Subsistence Whaling Extended with Vote in Panama

Delegation hails effort to meet nutritional needs of Alaska Native whalers

Alaska’s Congressional delegation praised strong advocacy by the Alaska Eskimo Whaling Commission (AEWC) and the committed work of the U.S. delegation to the International Whaling Commission (IWC) for the renewal of the annual catch limit for subsistence whaling of bowhead whales for six more years.  The annual catch limit of 336 whales over the six-year period was set to expire this year but was extended at the ongoing annual meeting of the IWC in Panama City, Panama. The catch limit passed this morning by a vote of 48 to 10.

“The subsistence bowhead harvest means food security for Alaska’s Inupiat and today’s action to extend the catch limit provides assurance they will be able to continue the annual whale hunt in a responsible and sustainable manner,” said Sen. Begich.  “The hunt not only helps meet nutritional needs, it is a vital part of the traditions and culture of the people of the North Slope.  Given the IWC’s track record, renewal of the whaling provision represents a hard fought victory for which I credit the work before and during the meeting by the AEWC whaling captains, their spouses and the leadership and scientists of North Slope Borough.  I also appreciate the strong support from the U.S. delegation to the IWC, led by the National Oceanic and Atmospheric Administration and the U.S. State Department.” 

"Establishing aboriginal subsistence whaling catch limits is a core responsibility for the IWC and critical to our whaling communities," said Sen. Murkowski. "I was concerned that politics and unrelated issues would get in the way of that process and threaten access to subsistence bowhead hunts beyond 2012. The AEWC and full U.S. delegation to the IWC worked hard over the past year to ensure IWC commissioners were well informed and positioned to conduct their business in Panama City. I commend their good work and preparation, and the IWC’s actions today."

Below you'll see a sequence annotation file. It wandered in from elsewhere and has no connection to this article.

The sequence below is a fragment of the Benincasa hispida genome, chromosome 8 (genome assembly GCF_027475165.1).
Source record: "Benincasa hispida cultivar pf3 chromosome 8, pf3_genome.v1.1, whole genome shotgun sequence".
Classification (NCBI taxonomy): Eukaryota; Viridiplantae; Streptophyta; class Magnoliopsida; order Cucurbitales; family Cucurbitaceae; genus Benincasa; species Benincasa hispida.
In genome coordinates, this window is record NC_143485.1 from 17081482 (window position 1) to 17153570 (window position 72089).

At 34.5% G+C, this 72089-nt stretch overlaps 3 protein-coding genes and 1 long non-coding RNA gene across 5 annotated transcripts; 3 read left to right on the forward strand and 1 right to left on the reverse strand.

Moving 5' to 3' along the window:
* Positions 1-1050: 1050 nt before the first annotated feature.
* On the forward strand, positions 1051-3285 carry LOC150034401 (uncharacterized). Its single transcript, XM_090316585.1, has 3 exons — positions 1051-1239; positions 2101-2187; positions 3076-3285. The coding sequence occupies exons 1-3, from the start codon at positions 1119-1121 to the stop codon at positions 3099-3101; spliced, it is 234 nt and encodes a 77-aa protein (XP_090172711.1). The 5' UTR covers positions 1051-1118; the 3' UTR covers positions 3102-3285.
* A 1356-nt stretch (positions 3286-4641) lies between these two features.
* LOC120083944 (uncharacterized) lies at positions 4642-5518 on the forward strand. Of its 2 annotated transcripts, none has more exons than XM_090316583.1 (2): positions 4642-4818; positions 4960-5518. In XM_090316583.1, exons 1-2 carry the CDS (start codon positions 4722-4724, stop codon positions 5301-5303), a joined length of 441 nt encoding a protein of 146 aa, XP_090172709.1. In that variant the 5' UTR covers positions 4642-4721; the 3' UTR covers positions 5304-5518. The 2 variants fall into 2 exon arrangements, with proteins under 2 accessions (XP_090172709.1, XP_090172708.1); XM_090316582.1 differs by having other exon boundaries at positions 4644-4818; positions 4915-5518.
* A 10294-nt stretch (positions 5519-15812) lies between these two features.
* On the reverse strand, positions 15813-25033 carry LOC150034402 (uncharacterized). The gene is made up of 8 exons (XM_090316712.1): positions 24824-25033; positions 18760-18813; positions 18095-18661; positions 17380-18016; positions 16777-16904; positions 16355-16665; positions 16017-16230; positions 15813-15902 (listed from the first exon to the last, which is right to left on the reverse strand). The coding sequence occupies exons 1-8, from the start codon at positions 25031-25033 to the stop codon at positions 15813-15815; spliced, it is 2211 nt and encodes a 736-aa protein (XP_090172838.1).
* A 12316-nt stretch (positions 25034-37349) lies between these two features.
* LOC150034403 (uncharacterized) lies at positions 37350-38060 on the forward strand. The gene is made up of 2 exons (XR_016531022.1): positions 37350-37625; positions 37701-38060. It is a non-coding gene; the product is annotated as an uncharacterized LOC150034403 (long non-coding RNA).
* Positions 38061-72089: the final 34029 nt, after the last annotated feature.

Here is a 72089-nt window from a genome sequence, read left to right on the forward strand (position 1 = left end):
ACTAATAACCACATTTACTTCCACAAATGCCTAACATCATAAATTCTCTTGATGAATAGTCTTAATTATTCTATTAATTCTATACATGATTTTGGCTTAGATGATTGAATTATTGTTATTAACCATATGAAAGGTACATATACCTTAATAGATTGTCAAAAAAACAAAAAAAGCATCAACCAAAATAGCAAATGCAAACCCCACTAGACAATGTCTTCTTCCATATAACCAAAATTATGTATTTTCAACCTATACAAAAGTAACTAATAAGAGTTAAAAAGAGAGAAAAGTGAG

“This is an important day for Alaska’s Inupiat people,” said Rep. Young. “Subsistence whaling is a way of life in Alaska and today’s vote by the IWC provides short-term stability for Alaska’s Inupiat. I want to commend all those who have worked hard on this issue – including the whaling captains and their families – who traveled thousands of miles to Panama.”

The consensus vote taken by the IWC today followed reports from scientists that the bowhead population was growing and review of the needs statement submitted by the AEWC. 

The U.S. delegation to the IWC meeting was led by Dr. Doug Demaster, science director of the Alaska Fishery Science Center, and NOAA’s Ryan Wulff.  A large contingent of North Slope residents attended the meeting led by AEWC chairman George Noongwook of Savoonga and co-chair Harry Brower of Barrow, North Slope Borough mayor Charlotte Brower, former mayor Edward Itta, and several other whaling captains.

Concerned by the use of the bowhead catch limit as a political pawn in the past and the general dysfunction of the IWC, the Alaska delegation introduced legislation last month which would allow the Secretary of Commerce to set the catch limit in the case the IWC failed to address the issue but relying on the same scientific standards and other requirements in the Whaling Convention.